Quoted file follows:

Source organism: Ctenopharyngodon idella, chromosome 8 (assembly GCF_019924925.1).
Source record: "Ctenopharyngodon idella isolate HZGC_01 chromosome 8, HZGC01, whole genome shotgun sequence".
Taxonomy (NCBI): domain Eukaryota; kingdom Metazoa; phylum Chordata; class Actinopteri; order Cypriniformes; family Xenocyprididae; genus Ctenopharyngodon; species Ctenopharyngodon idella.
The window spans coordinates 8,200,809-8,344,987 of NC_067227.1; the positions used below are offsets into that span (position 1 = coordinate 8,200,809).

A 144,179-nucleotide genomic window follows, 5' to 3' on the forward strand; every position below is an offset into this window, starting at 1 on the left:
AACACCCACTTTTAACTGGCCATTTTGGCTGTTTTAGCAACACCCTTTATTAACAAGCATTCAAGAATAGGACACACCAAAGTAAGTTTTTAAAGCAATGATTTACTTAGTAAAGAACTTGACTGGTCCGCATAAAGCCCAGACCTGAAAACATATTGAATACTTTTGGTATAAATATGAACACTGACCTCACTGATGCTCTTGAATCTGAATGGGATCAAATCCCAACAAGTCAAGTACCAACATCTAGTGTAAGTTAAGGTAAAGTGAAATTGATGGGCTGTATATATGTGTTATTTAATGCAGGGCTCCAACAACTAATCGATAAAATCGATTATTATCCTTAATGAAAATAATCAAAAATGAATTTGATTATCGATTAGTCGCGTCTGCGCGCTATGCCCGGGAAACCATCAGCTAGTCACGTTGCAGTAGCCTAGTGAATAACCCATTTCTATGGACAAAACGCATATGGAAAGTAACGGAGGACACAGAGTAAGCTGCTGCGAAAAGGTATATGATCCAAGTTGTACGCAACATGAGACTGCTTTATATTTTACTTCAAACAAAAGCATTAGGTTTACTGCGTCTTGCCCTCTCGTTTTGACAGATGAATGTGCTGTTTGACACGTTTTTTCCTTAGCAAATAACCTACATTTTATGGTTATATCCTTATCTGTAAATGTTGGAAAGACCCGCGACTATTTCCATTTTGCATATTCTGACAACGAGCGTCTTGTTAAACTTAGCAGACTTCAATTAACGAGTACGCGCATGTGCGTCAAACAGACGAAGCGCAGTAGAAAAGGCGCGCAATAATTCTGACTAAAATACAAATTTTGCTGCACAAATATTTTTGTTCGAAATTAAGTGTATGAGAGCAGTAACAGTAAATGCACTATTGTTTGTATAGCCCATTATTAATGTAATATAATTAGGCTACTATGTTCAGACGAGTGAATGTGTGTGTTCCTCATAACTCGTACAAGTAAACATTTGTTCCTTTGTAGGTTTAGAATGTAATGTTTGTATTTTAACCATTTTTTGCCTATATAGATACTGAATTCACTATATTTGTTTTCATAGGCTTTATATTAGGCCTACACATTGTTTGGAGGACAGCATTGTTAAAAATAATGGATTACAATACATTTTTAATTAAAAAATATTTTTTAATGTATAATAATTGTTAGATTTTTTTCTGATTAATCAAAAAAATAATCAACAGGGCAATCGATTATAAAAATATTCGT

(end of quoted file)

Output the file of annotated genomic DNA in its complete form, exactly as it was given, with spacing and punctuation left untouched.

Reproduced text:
Source organism: Ctenopharyngodon idella, chromosome 8 (assembly GCF_019924925.1).
Source record: "Ctenopharyngodon idella isolate HZGC_01 chromosome 8, HZGC01, whole genome shotgun sequence".
Taxonomy (NCBI): domain Eukaryota; kingdom Metazoa; phylum Chordata; class Actinopteri; order Cypriniformes; family Xenocyprididae; genus Ctenopharyngodon; species Ctenopharyngodon idella.
The window spans coordinates 8,200,809-8,344,987 of NC_067227.1; the positions used below are offsets into that span (position 1 = coordinate 8,200,809).

A 144,179-nucleotide genomic window follows, 5' to 3' on the forward strand; every position below is an offset into this window, starting at 1 on the left:
AACACCCACTTTTAACTGGCCATTTTGGCTGTTTTAGCAACACCCTTTATTAACAAGCATTCAAGAATAGGACACACCAAAGTAAGTTTTTAAAGCAATGATTTACTTAGTAAAGAACTTGACTGGTCCGCATAAAGCCCAGACCTGAAAACATATTGAATACTTTTGGTATAAATATGAACACTGACCTCACTGATGCTCTTGAATCTGAATGGGATCAAATCCCAACAAGTCAAGTACCAACATCTAGTGTAAGTTAAGGTAAAGTGAAATTGATGGGCTGTATATATGTGTTATTTAATGCAGGGCTCCAACAACTAATCGATAAAATCGATTATTATCCTTAATGAAAATAATCAAAAATGAATTTGATTATCGATTAGTCGCGTCTGCGCGCTATGCCCGGGAAACCATCAGCTAGTCACGTTGCAGTAGCCTAGTGAATAACCCATTTCTATGGACAAAACGCATATGGAAAGTAACGGAGGACACAGAGTAAGCTGCTGCGAAAAGGTATATGATCCAAGTTGTACGCAACATGAGACTGCTTTATATTTTACTTCAAACAAAAGCATTAGGTTTACTGCGTCTTGCCCTCTCGTTTTGACAGATGAATGTGCTGTTTGACACGTTTTTTCCTTAGCAAATAACCTACATTTTATGGTTATATCCTTATCTGTAAATGTTGGAAAGACCCGCGACTATTTCCATTTTGCATATTCTGACAACGAGCGTCTTGTTAAACTTAGCAGACTTCAATTAACGAGTACGCGCATGTGCGTCAAACAGACGAAGCGCAGTAGAAAAGGCGCGCAATAATTCTGACTAAAATACAAATTTTGCTGCACAAATATTTTTGTTCGAAATTAAGTGTATGAGAGCAGTAACAGTAAATGCACTATTGTTTGTATAGCCCATTATTAATGTAATATAATTAGGCTACTATGTTCAGACGAGTGAATGTGTGTGTTCCTCATAACTCGTACAAGTAAACATTTGTTCCTTTGTAGGTTTAGAATGTAATGTTTGTATTTTAACCATTTTTTGCCTATATAGATACTGAATTCACTATATTTGTTTTCATAGGCTTTATATTAGGCCTACACATTGTTTGGAGGACAGCATTGTTAAAAATAATGGATTACAATACATTTTTAATTAAAAAATATTTTTTAATGTATAATAATTGTTAGATTTTTTTCTGATTAATCAAAAAAATAATCAACAGGGCAATCGATTATAAAAATATTCGT